Not everyone will finish ny friend, There are many fast starters and even faster quitters! Out of 4-6 students I usually have half or less really get into it!

Most after they have had the face sprayed with grinding dust and burnt their fingers seem to lose their enthusiasm.

BossDog & Owner
Staff member
Tracy, why one design though? It probably would lessen confusion, but I was thinking give them all same piece of steel and have them design their own *basic* knife

I've done it both ways with groups. (I have to hold regular classes for my employees so they know how to make knives) when I let them design & build what ever they want, they lose themselves in the creative side of the process and miss the techniques and shop skills that are required to execute the creative process. If five people all make the identical knife, they will help teach each other the essential skills. If five people make different knives, they will not help each other and will be enitirely focused on the end product instead of learning how to make it.

I always tell newbies to copy the most popular knife design they can find when they start. They concentrate on duplicating a proven, classic design and the only way to do that is learning shop skills. This stresses out noobs every time. They want to design "their knife" right away but don't have the skills to do it. It's like wanting to play concert piano because they have a tune in their head but they don't want to learn how to play or basic music theory first.

My experience has been people will be more engaged if they make a good looking "copy" knife vs. making a rough looking original design for their first few knives. Once they get the basics down they will have at least some skills to get them closer to making thei dream design.
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Dealer - Purveyor
I second Bossdog's idea of having everyone do the same design, at least for the first knife. pick something simple with a straight edge, maybe have a rough blank cut out ahead of time. pick an easy to heat treat steel, O2 or 1.2842 should be inexpensive and is very forgiving in heat treat. is a European source for you to try. the steel for a basic 4"blade and 4" tang should be about 3 euros. you may want the students to do basic shaping with a file rather than grinder. some ideas of shape. these are knives for cooking not weapons.
i would do about 45 minutes of lecture to start. what is steel? what is edge/bevel? what is heat treat? if there are enough grinders, the students should have basic grinding done in 2 hours or so. i think 3 hours should be enough time to heat treat, 1 hour to harden, 1 hour for first temper, 1 hour for second temper. temper all the blades together, use the time for lunch and discussion. 2 hours to grind and attach handles. use 5 minute epoxy for handles. 1 hour to sharpen. maybe have everyone buy a basic sharpening stone so they could finish sharpening after class.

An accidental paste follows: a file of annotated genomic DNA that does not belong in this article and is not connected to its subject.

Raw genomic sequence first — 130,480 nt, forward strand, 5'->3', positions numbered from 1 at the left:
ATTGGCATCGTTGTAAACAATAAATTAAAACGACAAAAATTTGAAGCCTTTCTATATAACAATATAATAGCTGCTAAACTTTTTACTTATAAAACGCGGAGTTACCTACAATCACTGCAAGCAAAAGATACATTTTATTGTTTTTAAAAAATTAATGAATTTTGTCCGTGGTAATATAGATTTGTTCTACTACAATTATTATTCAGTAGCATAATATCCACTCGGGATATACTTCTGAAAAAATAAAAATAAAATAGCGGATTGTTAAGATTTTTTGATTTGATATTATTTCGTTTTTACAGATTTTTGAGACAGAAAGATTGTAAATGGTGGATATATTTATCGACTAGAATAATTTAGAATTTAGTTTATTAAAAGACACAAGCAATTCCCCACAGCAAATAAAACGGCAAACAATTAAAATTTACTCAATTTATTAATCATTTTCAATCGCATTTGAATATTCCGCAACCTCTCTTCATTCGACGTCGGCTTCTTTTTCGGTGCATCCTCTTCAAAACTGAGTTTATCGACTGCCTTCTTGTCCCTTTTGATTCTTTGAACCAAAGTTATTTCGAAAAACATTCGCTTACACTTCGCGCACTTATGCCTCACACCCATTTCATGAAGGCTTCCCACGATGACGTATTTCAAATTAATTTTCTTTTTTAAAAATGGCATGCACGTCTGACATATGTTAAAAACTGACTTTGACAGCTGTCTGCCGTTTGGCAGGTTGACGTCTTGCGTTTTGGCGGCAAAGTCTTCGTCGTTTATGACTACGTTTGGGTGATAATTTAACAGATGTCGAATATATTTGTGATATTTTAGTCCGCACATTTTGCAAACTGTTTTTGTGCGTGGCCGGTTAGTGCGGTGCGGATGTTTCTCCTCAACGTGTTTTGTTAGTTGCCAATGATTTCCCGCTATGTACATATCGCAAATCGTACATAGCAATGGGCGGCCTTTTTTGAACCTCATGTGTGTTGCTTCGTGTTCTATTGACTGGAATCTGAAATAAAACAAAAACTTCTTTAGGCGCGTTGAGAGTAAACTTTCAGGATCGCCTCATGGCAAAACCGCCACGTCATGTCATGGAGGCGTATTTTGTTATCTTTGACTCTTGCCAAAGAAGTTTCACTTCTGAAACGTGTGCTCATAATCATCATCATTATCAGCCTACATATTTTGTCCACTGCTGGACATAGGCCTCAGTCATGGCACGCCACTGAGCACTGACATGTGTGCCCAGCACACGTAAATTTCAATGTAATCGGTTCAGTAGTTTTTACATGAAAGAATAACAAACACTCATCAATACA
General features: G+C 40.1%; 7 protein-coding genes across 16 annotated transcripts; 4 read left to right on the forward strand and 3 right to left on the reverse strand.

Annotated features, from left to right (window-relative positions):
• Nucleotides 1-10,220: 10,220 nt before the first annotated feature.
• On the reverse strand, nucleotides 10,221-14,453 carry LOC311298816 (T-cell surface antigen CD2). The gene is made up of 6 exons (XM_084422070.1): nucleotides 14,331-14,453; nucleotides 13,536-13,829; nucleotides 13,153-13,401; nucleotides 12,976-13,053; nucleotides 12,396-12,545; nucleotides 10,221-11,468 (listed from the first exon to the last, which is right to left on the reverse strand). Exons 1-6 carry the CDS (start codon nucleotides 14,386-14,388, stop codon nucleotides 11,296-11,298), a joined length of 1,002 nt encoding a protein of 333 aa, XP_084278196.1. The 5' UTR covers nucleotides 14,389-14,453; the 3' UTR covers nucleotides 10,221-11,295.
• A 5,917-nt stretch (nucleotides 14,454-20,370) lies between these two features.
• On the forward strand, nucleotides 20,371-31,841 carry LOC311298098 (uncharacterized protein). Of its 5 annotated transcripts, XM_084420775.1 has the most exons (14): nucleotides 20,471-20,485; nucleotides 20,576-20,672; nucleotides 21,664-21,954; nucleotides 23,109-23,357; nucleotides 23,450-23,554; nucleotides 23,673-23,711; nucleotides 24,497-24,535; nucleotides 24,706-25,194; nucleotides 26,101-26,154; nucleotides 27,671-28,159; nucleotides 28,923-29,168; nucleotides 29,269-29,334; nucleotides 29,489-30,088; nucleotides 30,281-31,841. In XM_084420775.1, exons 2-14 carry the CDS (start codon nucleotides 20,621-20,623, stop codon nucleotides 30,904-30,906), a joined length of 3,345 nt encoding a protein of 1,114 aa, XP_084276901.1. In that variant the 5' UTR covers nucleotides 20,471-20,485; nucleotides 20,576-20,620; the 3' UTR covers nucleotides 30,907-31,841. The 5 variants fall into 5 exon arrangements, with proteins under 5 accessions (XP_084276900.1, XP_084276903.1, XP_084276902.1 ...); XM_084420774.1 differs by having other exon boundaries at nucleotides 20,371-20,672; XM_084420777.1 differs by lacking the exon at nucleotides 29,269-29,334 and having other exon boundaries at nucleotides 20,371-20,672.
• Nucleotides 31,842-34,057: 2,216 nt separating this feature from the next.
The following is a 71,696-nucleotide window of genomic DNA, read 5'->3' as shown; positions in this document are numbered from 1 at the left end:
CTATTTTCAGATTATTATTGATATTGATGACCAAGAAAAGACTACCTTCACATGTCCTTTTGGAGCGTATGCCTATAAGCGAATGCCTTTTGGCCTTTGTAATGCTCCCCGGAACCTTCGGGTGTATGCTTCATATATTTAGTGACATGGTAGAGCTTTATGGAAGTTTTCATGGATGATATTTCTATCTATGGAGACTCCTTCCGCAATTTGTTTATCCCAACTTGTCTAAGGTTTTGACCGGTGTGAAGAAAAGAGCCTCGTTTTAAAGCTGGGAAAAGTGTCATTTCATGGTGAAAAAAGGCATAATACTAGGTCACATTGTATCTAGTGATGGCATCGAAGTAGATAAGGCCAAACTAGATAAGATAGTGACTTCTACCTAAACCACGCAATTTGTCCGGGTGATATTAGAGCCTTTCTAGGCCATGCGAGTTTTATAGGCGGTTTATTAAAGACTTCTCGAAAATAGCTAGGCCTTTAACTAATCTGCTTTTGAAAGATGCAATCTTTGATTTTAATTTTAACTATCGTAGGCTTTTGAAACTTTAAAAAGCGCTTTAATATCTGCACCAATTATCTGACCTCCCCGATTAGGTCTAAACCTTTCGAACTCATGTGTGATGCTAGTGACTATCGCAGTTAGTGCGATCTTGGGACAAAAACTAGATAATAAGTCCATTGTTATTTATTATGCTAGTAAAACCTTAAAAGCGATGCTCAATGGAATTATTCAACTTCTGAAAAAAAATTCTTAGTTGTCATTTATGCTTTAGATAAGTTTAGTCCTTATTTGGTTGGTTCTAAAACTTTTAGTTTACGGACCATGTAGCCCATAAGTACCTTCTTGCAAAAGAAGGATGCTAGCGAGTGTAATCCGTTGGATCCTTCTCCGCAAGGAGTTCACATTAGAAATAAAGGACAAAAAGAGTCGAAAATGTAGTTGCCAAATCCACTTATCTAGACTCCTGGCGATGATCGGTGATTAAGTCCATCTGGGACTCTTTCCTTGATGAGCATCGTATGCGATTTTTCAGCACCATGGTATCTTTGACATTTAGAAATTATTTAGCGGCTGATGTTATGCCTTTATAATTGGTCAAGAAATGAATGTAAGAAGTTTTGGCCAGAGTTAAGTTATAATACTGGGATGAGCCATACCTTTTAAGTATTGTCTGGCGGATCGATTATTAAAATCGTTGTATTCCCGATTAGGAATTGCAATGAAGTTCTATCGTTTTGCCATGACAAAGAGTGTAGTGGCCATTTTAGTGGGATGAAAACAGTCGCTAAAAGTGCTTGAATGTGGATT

the times are just a guess, although the 3 hours for heat treat should be about right.
just some ideas. i hope you are successful.
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Well-Known Member
thank you all very much for the input

you guys raise some very valid issues!!
and I understand what you mean Tracy, when I started I spent a lot of time designing and overthinking instead of actually making!

thanks Scott, will be too expensive to import the steel, and I think I will go with basic utility sort of design.


Well-Known Member

Here is a picture of my small kitchen paring knife that has a 3" blade with a 4" handle. 3/32" thick.
Keep the project small as well as what Bossdog has said about having everyone make the same knife.

This small simple knife is easier to complete and also with all of the crazy problems we had when I shipped that etching machine to you and everything else you have going on over there you don't want the Egyptian military police show up at your door because they heard a rumor that you are giving some kind of weapon making class??:gunsmilie::gunsmilie::gunsmilie::gunsmilie:

Just a simple little kitchen knife
One that they can give to the wife or mother or maybe use as a desk knife.
No daggers, Bowies or Scimitars here Officer! Just showing my friends how to make a present for Mama!:biggrin:


Well-Known Member

thanks Laurence
you bring up another good point! however I dont have a good handle on culinary knives, I actually met a famous local chef and I think I ended up being more confused

but now i'm wondering too, is 3mm K100 easier to work with, or 5mm 5155 (which I was planning on using since its the easiest one to work with around here as far as I know)